Lives in the Yiddish Theatre


Yankev Golman


Born on 10 March 1903 in Polotsk, White Russia. His father was a cabinet maker. He learned in a cheder, then in a city school. Early on he became an orphan. He had to be annoyed and took a handbag with bread from the bakery to the market. In 1914 he moved to Kharkov to an uncle, a tailor who took him under his wings and taught him the trade. However, due to the outbreak of the First World War, in which his uncle was taken into military service for, and nothing became of it. G. entered into Talmud Torah to learn, and possessing an alto voice, he sang at the same time in a Kharkov choral school, and in the evening he participated  in children's roles with singing in the productions for the guest-starring Yiddish troupes for fifty kopecks a night, and if he stole a song, he would receive double pay.

In 1916 G. worked for a boot stitcher and became a member  in the leather union and sang at the same time in a choral school. In 1919 G. traveled to Moscow and joined as a volunteer in the Red Army. In 1920 he found in the Crimea against vranglen [sp], and was wounded. He was brought back to Moscow. Being demobilized, he entered into work in a research department  of the "Tsheka." In 1923 he went over to work in the Kharkov brush factory with the name of Frunze. In 1924 he joined the drama circle with the name of Kalinin.

In 1925 when there was organized in Kharkov the first Jewish State Theatre in the Ukraine, he joined in, but not being appreciated by the artistic direction, he left with several members of the theatre after one season to the Crimea, where they

organized, under the leadership of Semidor, a theatre that existed, due to S.'s death, but after a short time, G. returned to Kharkov's theatre. K. had in the theatre embodied the roles of "Feivel" in Kushirov's "Leckert," the fascist Zhigieda in "Shlakhtn oyfn merv" by Vishnyevsky, "Tshudnovski" in "Oyfn bart," "Nicholas II" in Gorki's "Shturm-foigl," "Masye Shkinde" in "Kadren (The Cadres)" by Mikitenko, "Kalman shadkhan" and "Motl" in "Di tsvey kuni lemels" [by Goldfaden] "Chaim Plut" in "Recruits" by Axenfeld, "Pinke veyl" in "Midt hdin" (Grenetsn) by David Bergelson, "Music Student" in "Kleinbirger un adltum" by Moliere.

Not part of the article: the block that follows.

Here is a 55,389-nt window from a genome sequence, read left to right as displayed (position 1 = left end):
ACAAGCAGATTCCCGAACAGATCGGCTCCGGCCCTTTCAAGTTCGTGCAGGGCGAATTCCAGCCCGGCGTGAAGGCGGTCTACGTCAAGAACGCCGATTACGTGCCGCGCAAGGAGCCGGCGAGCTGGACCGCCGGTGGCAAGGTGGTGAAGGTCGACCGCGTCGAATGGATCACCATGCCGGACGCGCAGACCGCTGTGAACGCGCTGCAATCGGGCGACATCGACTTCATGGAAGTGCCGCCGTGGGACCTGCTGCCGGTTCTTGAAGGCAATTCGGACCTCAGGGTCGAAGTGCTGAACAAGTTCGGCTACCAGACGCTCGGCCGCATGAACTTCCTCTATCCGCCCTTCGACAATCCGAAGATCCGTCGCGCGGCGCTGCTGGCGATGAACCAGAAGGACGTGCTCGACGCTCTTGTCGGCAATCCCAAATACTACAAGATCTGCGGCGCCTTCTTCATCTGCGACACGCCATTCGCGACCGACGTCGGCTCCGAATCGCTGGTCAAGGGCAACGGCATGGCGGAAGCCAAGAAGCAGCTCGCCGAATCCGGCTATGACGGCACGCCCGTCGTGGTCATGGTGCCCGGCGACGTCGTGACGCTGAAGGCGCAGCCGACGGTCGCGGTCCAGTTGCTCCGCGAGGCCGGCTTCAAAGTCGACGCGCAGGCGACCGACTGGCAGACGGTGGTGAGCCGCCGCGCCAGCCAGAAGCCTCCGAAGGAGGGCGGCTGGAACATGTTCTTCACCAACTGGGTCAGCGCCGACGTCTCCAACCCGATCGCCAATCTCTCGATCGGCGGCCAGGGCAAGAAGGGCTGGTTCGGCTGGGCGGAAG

Y. Lyubomirski characterizes him as such (1931):

"Came from a brush factory through the shul of the shul of the Red Army, a former member of a drama circle in a Jewish worker's club, Golman is one of the first working swallows in Kharkov's theatre. Golman is a good instrument for a good stage director. He stands out with their musical abilities. He feels particularly good in the comedy genre, has turned out to be a promising comedy actor in the following roles: 'The Poet' in 'Di letste,' 'Feivl' in 'Hirsch Leckert,' and the communist Chudnovsky in 'Barg aroyf.' The sum of all of them is the poet in "The Last." You have a definite eccentric graphic in motion here, a hopeful joke. All of this makes this figure believable. There is an alarming character in a provincial compulsive writer.

In Chudnovsky's 'Barg aroyf' already the humor that springs forth invariably from Golman is like a fresh fountain. Golman would not be harmed by sharper measures portraying the dormant communist. You need to emphasize more strongly, that this is a poor thing (lemeskhe). In the role of 'Feivl' ('Leckert'), which says very much the view Who says very much the viewer, bash. Seemingly transformed into a women's dress, Excite you, That the artist does not click any text. The playwright has, with a stinginess, has neatly stretched the figure. With a special brilliance, Golman plays Mr. Katty in 'Der gedekte kortn (The Covered Cards).' With the adopted member of his fresh and juicy vocals, he plays an entire series of spectacles.

Golman is still an actor, of course, young, But he can already pretend to work on a broader base. He broke up beforehand. It is tight to him in the frames in which he has previously worked. Finally, he received a great deal of interesting work in the play of Mikitenko's 'Kadren (The Cadres)'."

Sh.E. from Mark Leiptsiker.






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Adapted from the original Yiddish text found within the  "Lexicon of the Yiddish Theatre" by Zalmen Zylbercweig, Volume 7, page 6352.

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